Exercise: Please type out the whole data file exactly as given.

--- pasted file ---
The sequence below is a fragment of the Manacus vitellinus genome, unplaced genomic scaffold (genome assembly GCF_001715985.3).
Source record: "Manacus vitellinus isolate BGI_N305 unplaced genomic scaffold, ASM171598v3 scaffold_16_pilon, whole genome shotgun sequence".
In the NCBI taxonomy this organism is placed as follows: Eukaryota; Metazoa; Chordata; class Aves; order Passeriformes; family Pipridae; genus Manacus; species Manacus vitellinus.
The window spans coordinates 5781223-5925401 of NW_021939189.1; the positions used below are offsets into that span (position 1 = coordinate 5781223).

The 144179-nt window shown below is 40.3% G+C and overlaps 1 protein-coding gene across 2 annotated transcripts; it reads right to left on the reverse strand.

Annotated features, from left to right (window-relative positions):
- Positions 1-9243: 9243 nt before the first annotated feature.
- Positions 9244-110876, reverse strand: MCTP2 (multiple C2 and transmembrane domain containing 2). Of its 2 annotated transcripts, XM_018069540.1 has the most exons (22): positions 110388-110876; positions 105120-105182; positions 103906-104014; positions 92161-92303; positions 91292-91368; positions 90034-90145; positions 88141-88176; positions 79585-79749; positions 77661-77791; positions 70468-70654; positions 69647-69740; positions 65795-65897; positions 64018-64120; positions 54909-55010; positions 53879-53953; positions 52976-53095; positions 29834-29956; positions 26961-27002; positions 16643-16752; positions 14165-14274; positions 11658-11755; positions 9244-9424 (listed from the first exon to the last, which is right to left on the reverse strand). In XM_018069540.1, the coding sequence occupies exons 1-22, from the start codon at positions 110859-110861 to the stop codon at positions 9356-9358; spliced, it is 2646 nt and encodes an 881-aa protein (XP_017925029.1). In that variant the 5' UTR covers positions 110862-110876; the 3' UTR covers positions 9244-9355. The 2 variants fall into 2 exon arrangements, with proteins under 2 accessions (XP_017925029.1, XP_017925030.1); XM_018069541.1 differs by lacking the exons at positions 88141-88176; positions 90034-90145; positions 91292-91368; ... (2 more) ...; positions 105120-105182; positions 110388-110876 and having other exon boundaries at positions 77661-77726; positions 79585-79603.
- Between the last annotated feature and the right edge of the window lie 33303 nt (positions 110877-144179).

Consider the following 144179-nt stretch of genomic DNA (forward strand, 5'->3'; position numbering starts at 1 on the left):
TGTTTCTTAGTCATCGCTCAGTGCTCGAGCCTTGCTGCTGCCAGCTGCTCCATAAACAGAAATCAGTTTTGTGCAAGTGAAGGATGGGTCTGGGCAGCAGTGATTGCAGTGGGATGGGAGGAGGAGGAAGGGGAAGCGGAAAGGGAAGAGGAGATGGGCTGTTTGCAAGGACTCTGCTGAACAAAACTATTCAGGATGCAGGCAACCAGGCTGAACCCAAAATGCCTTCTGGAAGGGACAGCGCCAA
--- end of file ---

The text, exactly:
The sequence below is a fragment of the Manacus vitellinus genome, unplaced genomic scaffold (genome assembly GCF_001715985.3).
Source record: "Manacus vitellinus isolate BGI_N305 unplaced genomic scaffold, ASM171598v3 scaffold_16_pilon, whole genome shotgun sequence".
In the NCBI taxonomy this organism is placed as follows: Eukaryota; Metazoa; Chordata; class Aves; order Passeriformes; family Pipridae; genus Manacus; species Manacus vitellinus.
The window spans coordinates 5781223-5925401 of NW_021939189.1; the positions used below are offsets into that span (position 1 = coordinate 5781223).

The 144179-nt window shown below is 40.3% G+C and overlaps 1 protein-coding gene across 2 annotated transcripts; it reads right to left on the reverse strand.

Annotated features, from left to right (window-relative positions):
- Positions 1-9243: 9243 nt before the first annotated feature.
- Positions 9244-110876, reverse strand: MCTP2 (multiple C2 and transmembrane domain containing 2). Of its 2 annotated transcripts, XM_018069540.1 has the most exons (22): positions 110388-110876; positions 105120-105182; positions 103906-104014; positions 92161-92303; positions 91292-91368; positions 90034-90145; positions 88141-88176; positions 79585-79749; positions 77661-77791; positions 70468-70654; positions 69647-69740; positions 65795-65897; positions 64018-64120; positions 54909-55010; positions 53879-53953; positions 52976-53095; positions 29834-29956; positions 26961-27002; positions 16643-16752; positions 14165-14274; positions 11658-11755; positions 9244-9424 (listed from the first exon to the last, which is right to left on the reverse strand). In XM_018069540.1, the coding sequence occupies exons 1-22, from the start codon at positions 110859-110861 to the stop codon at positions 9356-9358; spliced, it is 2646 nt and encodes an 881-aa protein (XP_017925029.1). In that variant the 5' UTR covers positions 110862-110876; the 3' UTR covers positions 9244-9355. The 2 variants fall into 2 exon arrangements, with proteins under 2 accessions (XP_017925029.1, XP_017925030.1); XM_018069541.1 differs by lacking the exons at positions 88141-88176; positions 90034-90145; positions 91292-91368; ... (2 more) ...; positions 105120-105182; positions 110388-110876 and having other exon boundaries at positions 77661-77726; positions 79585-79603.
- Between the last annotated feature and the right edge of the window lie 33303 nt (positions 110877-144179).

Consider the following 144179-nt stretch of genomic DNA (forward strand, 5'->3'; position numbering starts at 1 on the left):
TGTTTCTTAGTCATCGCTCAGTGCTCGAGCCTTGCTGCTGCCAGCTGCTCCATAAACAGAAATCAGTTTTGTGCAAGTGAAGGATGGGTCTGGGCAGCAGTGATTGCAGTGGGATGGGAGGAGGAGGAAGGGGAAGCGGAAAGGGAAGAGGAGATGGGCTGTTTGCAAGGACTCTGCTGAACAAAACTATTCAGGATGCAGGCAACCAGGCTGAACCCAAAATGCCTTCTGGAAGGGACAGCGCCAA